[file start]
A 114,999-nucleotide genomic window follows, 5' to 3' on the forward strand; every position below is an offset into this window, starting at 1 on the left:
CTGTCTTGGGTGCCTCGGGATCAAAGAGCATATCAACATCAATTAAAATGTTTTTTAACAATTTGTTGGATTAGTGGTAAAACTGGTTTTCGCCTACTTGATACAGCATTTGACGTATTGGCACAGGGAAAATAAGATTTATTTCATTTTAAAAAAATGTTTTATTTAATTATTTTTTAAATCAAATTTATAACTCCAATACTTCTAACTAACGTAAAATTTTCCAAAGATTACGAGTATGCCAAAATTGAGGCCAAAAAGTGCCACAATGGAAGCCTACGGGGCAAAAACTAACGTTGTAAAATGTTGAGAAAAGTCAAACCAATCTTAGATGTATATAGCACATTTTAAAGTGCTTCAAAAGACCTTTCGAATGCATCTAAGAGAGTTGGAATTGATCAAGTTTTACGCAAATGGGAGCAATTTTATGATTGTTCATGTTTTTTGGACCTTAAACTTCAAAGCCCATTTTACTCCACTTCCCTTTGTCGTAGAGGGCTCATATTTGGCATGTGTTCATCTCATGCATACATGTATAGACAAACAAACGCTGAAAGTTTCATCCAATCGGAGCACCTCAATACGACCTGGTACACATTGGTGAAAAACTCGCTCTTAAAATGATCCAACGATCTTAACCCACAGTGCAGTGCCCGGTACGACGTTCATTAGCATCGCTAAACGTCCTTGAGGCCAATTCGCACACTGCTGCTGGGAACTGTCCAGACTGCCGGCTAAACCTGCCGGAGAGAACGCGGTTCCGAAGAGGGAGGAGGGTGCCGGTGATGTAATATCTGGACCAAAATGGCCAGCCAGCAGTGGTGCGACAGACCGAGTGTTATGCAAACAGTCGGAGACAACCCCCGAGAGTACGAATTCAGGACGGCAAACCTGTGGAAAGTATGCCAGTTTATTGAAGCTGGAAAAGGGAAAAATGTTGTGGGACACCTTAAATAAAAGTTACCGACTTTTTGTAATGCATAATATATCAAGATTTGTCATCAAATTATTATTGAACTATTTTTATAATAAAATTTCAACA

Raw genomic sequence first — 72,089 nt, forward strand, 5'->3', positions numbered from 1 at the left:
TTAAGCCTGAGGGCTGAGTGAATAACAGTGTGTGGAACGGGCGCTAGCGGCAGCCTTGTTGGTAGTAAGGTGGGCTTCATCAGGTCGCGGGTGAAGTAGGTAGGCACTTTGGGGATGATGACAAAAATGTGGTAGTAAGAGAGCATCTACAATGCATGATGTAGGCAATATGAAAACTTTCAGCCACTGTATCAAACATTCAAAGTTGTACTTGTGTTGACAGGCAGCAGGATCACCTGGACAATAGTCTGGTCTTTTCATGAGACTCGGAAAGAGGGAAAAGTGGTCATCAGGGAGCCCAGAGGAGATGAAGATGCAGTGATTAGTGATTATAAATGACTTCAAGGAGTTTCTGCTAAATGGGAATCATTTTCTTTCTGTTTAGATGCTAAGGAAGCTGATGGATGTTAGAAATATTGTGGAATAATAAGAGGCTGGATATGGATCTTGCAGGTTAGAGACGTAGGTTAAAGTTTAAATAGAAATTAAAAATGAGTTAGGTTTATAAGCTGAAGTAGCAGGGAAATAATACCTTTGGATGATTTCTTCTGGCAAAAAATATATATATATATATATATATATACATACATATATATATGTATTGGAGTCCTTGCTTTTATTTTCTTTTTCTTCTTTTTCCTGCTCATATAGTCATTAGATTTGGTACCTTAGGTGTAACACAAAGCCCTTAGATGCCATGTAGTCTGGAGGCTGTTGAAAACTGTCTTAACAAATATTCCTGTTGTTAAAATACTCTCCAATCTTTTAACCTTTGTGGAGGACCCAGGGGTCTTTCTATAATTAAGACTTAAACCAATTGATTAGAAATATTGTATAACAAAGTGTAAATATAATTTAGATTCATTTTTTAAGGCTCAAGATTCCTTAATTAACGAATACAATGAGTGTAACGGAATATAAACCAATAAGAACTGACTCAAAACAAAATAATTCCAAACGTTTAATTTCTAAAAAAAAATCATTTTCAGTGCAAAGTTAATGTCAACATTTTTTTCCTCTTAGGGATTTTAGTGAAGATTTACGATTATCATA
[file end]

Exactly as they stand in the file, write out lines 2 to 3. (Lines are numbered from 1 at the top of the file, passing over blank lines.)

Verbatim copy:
CTGTCTTGGGTGCCTCGGGATCAAAGAGCATATCAACATCAATTAAAATGTTTTTTAACAATTTGTTGGATTAGTGGTAAAACTGGTTTTCGCCTACTTGATACAGCATTTGACGTATTGGCACAGGGAAAATAAGATTTATTTCATTTTAAAAAAATGTTTTATTTAATTATTTTTTAAATCAAATTTATAACTCCAATACTTCTAACTAACGTAAAATTTTCCAAAGATTACGAGTATGCCAAAATTGAGGCCAAAAAGTGCCACAATGGAAGCCTACGGGGCAAAAACTAACGTTGTAAAATGTTGAGAAAAGTCAAACCAATCTTAGATGTATATAGCACATTTTAAAGTGCTTCAAAAGACCTTTCGAATGCATCTAAGAGAGTTGGAATTGATCAAGTTTTACGCAAATGGGAGCAATTTTATGATTGTTCATGTTTTTTGGACCTTAAACTTCAAAGCCCATTTTACTCCACTTCCCTTTGTCGTAGAGGGCTCATATTTGGCATGTGTTCATCTCATGCATACATGTATAGACAAACAAACGCTGAAAGTTTCATCCAATCGGAGCACCTCAATACGACCTGGTACACATTGGTGAAAAACTCGCTCTTAAAATGATCCAACGATCTTAACCCACAGTGCAGTGCCCGGTACGACGTTCATTAGCATCGCTAAACGTCCTTGAGGCCAATTCGCACACTGCTGCTGGGAACTGTCCAGACTGCCGGCTAAACCTGCCGGAGAGAACGCGGTTCCGAAGAGGGAGGAGGGTGCCGGTGATGTAATATCTGGACCAAAATGGCCAGCCAGCAGTGGTGCGACAGACCGAGTGTTATGCAAACAGTCGGAGACAACCCCCGAGAGTACGAATTCAGGACGGCAAACCTGTGGAAAGTATGCCAGTTTATTGAAGCTGGAAAAGGGAAAAATGTTGTGGGACACCTTAAATAAAAGTTACCGACTTTTTGTAATGCATAATATATCAAGATTTGTCATCAAATTATTATTGAACTATTTTTATAATAAAATTTCAACA

Raw genomic sequence first — 72,089 nt, forward strand, 5'->3', positions numbered from 1 at the left: